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In Figure 9, we show the global distance correlation plotted against two local structure metrics (silhouette score and trustworthiness) for the MNIST and Macosko et al. (2015) data sets corresponding to the projections shown in Figure 8 in relation to each embedding from Figure 4. In addition, we compared TriMap (Amid & Warmuth, 2019), a triplet-loss-based embedding algorithm designed to capture additional global structure, by preserving the relative distances of triplets of data samples. We also compared minimum distortion embedding (MDE), which comprises two separate embedding functions: a local embedding algorithm that preserves relationships between neighbors similar to UMAP and t-SNE and a global embedding algorithm that preserves pairwise distances similar to MDS.
Figure 9:

Comparison of pairwise global and local relationship preservation across embeddings for MNIST and Macosko et al. (2015). Local structure metrics are silhouette score and trustworthiness. Global structure metric is Spearman correlation of distances in X and Z. Connected lines are for the different weights of the correlation loss from Figure 8 in Parametric UMAP and the λ parameter in TriMap (50, 500, and 5000). MDE (distances) is not given for MNIST because of memory issues (on 512 GB RAM).

Figure 9:

Comparison of pairwise global and local relationship preservation across embeddings for MNIST and Macosko et al. (2015). Local structure metrics are silhouette score and trustworthiness. Global structure metric is Spearman correlation of distances in X and Z. Connected lines are for the different weights of the correlation loss from Figure 8 in Parametric UMAP and the λ parameter in TriMap (50, 500, and 5000). MDE (distances) is not given for MNIST because of memory issues (on 512 GB RAM).

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Broadly, with Parametric UMAP, we can observe the trade-off between captured global and local structure with the weight of CPearson (light blue line in each panel of Figure 9). We observe that adding this loss can increase the amount of global structure captured while preserving much of the local structure, as indicated by the distance to the top right corner of each panel in Figure 9, which reflects the simultaneous capture of global and local relationships, relative to each other embedding algorithm.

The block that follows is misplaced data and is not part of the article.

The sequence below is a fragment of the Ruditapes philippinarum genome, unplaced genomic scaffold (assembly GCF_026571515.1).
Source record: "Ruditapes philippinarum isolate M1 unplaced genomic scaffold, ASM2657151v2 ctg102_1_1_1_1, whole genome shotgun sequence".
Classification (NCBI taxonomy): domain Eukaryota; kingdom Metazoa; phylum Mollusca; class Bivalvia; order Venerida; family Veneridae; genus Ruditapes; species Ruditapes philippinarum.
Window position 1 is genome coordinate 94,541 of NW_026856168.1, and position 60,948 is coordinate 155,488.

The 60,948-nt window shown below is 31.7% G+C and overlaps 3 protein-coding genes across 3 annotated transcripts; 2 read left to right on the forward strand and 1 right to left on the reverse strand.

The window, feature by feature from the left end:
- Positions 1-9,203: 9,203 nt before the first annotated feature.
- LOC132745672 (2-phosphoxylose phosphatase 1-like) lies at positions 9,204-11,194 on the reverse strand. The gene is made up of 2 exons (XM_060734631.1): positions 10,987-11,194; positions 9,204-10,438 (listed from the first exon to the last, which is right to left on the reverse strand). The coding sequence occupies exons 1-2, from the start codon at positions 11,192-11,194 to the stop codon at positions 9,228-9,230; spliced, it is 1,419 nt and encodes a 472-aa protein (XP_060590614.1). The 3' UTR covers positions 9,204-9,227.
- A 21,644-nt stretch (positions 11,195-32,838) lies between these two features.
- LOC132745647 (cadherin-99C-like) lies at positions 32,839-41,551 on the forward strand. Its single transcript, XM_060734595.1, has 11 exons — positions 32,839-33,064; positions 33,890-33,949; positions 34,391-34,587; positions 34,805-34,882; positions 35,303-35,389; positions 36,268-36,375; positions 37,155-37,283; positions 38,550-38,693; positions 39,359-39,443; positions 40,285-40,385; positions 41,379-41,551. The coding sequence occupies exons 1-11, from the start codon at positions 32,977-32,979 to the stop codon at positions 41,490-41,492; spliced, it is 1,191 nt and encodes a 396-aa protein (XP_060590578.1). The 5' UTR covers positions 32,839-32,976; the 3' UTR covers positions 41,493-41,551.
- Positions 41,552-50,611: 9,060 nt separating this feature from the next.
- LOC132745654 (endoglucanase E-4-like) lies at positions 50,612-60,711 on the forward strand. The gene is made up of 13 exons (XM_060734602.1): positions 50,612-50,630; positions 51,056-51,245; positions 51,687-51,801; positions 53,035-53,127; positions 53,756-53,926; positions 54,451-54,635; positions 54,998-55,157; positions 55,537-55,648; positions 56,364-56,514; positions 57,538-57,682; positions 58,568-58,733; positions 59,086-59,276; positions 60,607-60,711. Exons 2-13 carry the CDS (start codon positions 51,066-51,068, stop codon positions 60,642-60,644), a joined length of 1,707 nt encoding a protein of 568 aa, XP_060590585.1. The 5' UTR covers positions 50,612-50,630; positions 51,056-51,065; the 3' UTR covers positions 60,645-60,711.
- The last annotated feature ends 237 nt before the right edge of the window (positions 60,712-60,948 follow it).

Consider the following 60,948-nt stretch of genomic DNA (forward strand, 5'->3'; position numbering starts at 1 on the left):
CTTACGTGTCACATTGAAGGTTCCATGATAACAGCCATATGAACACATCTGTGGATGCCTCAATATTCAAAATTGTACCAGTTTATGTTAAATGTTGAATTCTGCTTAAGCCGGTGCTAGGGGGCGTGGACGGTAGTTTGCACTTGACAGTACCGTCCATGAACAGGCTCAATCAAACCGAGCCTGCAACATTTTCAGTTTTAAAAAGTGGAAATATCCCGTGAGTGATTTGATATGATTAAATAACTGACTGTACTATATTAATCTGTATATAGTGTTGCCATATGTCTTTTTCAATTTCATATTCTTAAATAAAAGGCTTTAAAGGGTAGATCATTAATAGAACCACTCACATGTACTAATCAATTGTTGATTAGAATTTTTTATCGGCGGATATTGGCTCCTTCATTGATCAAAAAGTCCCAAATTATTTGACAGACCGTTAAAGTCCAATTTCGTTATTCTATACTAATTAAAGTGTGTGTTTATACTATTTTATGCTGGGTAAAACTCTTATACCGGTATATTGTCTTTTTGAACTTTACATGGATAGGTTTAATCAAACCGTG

5.4  Autoencoding with UMAP

The ability to reconstruct data from embeddings can aid in understanding the structure of nonlinear embeddings and allow for manipulation and synthesis of data based on the learned features of the data set. We compared the reconstruction accuracy across each method, which had inverse-transform capabilities (ZX), as well as the reconstruction speed across the neural network–based implementations to nonparametric implementations and PCA. In addition, we performed latent algebra on Parametric UMAP embeddings both with and without an autoencoder regularization and found that reconstructed data can be linearly manipulated in complex feature space.

5.4.1  Reconstruction Accuracy

We measured reconstruction accuracy as mean squared error (MSE) across each data set (see Figure 10 and Supplementary Table 7). In two dimensions, we find that Parametric UMAP typically reconstructs better than nonparametric UMAP, which in turn performs better than PCA. In addition, the autoencoder regularization slightly improves reconstruction performance. At 64 dimensions, the AE regularized Parametric UMAP is generally comparable to the AE and VAE and performs better than Parametric UMAP without autoencoder regularization. The nonparametric UMAP reconstruction algorithm is not compared at 64 dimensions because it relies on an estimation of Delaunay triangulation, which does not scale well with higher dimensions.
Figure 10:

Reconstruction accuracy measured as mean squared error (MSE). MSE is shown relative to each data set (setting mean at 1).

Figure 10: